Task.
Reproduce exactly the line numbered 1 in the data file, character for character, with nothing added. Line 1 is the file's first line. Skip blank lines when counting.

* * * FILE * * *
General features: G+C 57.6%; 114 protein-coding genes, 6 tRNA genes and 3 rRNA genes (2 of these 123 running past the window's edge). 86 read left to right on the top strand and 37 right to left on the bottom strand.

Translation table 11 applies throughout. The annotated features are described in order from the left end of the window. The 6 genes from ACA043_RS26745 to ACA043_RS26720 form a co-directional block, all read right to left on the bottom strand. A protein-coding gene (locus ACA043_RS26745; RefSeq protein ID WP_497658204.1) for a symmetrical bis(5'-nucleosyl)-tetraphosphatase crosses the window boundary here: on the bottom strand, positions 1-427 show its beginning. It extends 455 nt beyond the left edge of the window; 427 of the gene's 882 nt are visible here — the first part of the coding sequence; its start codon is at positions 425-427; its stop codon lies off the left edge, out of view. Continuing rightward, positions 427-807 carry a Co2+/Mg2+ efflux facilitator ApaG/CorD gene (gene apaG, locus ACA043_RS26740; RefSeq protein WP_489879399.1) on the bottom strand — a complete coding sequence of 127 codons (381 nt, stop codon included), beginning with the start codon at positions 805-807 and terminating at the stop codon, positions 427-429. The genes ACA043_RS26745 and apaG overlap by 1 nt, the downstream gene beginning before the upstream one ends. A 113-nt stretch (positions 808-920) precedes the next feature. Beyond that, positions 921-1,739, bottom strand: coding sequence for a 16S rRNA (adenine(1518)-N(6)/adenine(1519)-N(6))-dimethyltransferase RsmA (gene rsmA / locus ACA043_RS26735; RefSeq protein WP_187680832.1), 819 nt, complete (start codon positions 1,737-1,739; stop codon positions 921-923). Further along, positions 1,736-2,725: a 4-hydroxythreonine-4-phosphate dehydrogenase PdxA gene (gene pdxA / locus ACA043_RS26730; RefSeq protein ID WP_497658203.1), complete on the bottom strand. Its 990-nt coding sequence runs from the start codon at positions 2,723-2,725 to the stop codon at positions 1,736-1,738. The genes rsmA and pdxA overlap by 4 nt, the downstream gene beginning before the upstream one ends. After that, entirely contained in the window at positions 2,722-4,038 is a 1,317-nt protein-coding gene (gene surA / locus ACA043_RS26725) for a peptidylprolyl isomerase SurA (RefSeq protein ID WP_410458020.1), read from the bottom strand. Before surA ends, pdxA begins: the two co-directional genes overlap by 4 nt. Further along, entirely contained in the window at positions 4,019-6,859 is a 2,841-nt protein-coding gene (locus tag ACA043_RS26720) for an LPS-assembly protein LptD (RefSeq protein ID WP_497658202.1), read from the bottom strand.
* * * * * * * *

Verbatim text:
General features: G+C 57.6%; 114 protein-coding genes, 6 tRNA genes and 3 rRNA genes (2 of these 123 running past the window's edge). 86 read left to right on the top strand and 37 right to left on the bottom strand.